Mentoring in Practice: Betsy Cohen of Nestlé Purina PetCare

October 27th, 2004   •   Comments Off on Mentoring in Practice: Betsy Cohen of Nestlé Purina PetCare   

Mentoring in Practice: A conversation with Betsy Cohen, Vice President, Extended Enterprise, Nestlé Purina PetCare Company

Q. How long have you been at Nestlé Purina PetCare and its predecessor companies?

A. Twenty-four years. I started in brand marketing, moved up into marketing and sales, and new ventures and new businesses.

Q. Tell me about someone who has made a difference in your career.

A. My mentors typically were outside the company. I didn’t really understand the power of it and didn’t have people filling that role inside. I had one or two outside, and one inside who was a very good mentor. The person inside was someone I was reporting to. He got to know me personally, what my goals were, and looked for ways to help me shine. He was an enthusiastic supporter of my ability to add more to the company. He wanted to see me get recognition and promotions that weren’t easy for those of us who were the first women considered at the vice presidential level. We kept moving boundaries upward, and this person was a big supporter, saying, “You can do it.”

Q. At the time, this person was your boss. Did you initiate the mentoring aspect of your relationship or did this person do it?

A. He did it. I see him as a role model. He had a very broad view of how he led people, and mentored many people. He saw that he should guide careers as part of what he did. I saw that he could do that for more than one or two relationships. I saw that I could have an impact like he did if I could work with more people as a mentor.

Q. What is the best piece of advice you’ve received from a mentor?

A. Early on, I thought that if I just work hard and do a good job, I would get advanced. My mentors showed me that I needed to be overt in new work I wanted and to be bolder. I shouldn’t assume that it would be obvious that I should be considered for leadership. I needed to ask for more opportunities and be more forthright. It was somewhat shocking when they encouraged me to think bigger, and not to assume that others are going to see that.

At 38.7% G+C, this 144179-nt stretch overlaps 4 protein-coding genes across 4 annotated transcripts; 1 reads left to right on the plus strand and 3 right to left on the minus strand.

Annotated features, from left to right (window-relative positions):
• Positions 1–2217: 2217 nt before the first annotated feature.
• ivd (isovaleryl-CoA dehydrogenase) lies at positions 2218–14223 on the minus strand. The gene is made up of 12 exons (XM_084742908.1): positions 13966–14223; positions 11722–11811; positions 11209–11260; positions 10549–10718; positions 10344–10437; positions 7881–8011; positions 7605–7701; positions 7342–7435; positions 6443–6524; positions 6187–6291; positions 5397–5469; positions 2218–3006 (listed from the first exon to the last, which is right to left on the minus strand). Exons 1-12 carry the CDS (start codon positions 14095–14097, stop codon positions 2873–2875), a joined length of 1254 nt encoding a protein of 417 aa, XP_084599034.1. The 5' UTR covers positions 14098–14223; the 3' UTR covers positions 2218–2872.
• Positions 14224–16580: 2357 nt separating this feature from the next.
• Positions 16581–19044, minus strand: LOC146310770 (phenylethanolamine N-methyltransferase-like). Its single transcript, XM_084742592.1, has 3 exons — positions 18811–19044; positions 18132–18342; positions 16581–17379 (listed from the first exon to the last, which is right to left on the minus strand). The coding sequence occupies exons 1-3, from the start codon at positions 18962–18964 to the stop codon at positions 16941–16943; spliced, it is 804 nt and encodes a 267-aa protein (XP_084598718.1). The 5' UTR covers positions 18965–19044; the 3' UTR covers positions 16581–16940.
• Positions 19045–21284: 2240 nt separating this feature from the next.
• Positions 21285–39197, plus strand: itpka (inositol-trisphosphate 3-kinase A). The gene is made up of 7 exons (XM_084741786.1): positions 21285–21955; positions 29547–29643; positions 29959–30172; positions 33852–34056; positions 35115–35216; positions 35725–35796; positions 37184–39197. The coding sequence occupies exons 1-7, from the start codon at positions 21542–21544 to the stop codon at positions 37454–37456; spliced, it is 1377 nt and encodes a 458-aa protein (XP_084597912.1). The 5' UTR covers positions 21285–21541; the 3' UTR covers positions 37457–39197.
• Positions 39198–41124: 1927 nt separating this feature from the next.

Q. Can you talk a little about your role as a mentor within Purina?

A. I’ve put together a career with a variety of areas of interest. When people are stumped, they want to talk to me because they’re trying to find their own pathway. Inside the company, my calendar is open. My secretary knows that I will accept at least one meeting with anybody. If they’re someone who is pretty junior, I know other people in the middle levels who would be great mentors and do my own matchmaking. Some of the mentors I suggest are people to whom I’ve said, “As you elevate yourself in the company you need to be a mentor. There’ll be people that I’ll send your way. That’s how you can show you’re adding value to your own leadership skills.”

Sometimes people with whom I meet say, “It was suggested that I meet with you because this is an area I’m trying to develop, but I’m not quite sure why I need to do this. My manager said that this is part of my development.” We sit down and talk, but they aren’t as motivated because they haven’t bought into what they need to do. The most successful ones really want to expand their horizons. They understand that over their life they are going to have different mentors and that different people can help broaden their learnings and their insights.

Q. What have you gotten out of being a mentor?

A. I get a lot of insights into how different parts of the organization work and what their culture is. I’m also glad to be an outlet valve. I believe I’ve saved some jobs at the company, where people would have resigned over a frustrating situation. I give them a two to three year picture of what would happen if they could make it through the bump in the road. I tell them, You’re not hitting a wall, you’re hitting a bump in the road. I help them to look at it differently because I have a little perspective. I can see when people are hitting bumps in the road that they think are walls.

Q. You talked about how you do some mentor “matchmaking”. Do you give them any advice about how to really make it successful?

A. My advice to those looking for mentoring is to always come prepared; it’s not just a chat. They should come in with good questions to engage the person who is willing to make the time as a mentor. On the other side, I tell the mentor to remember that it’s important to have a personal relationship as well. Get to know the person, try to start and end the dialog on some of the personal things. You have to build that rapport. People’s careers aren’t happening in a vacuum.

Q. Is there anything else that you want to add about mentoring or coaching?

A. Take it seriously. Seriously, but also fun. It’s one of the privileges of leadership. You have a chance to make a difference in people’s lives. Try to be enthusiastic. it is scary to build bridges across the organization when someone’s at a different level or in a different part of the organization. To me, these are the things that make any place that you work so much more than the work. It’s the excitement of our people, how they feel about their work, how they feel about each other that makes people excited to come in the door.

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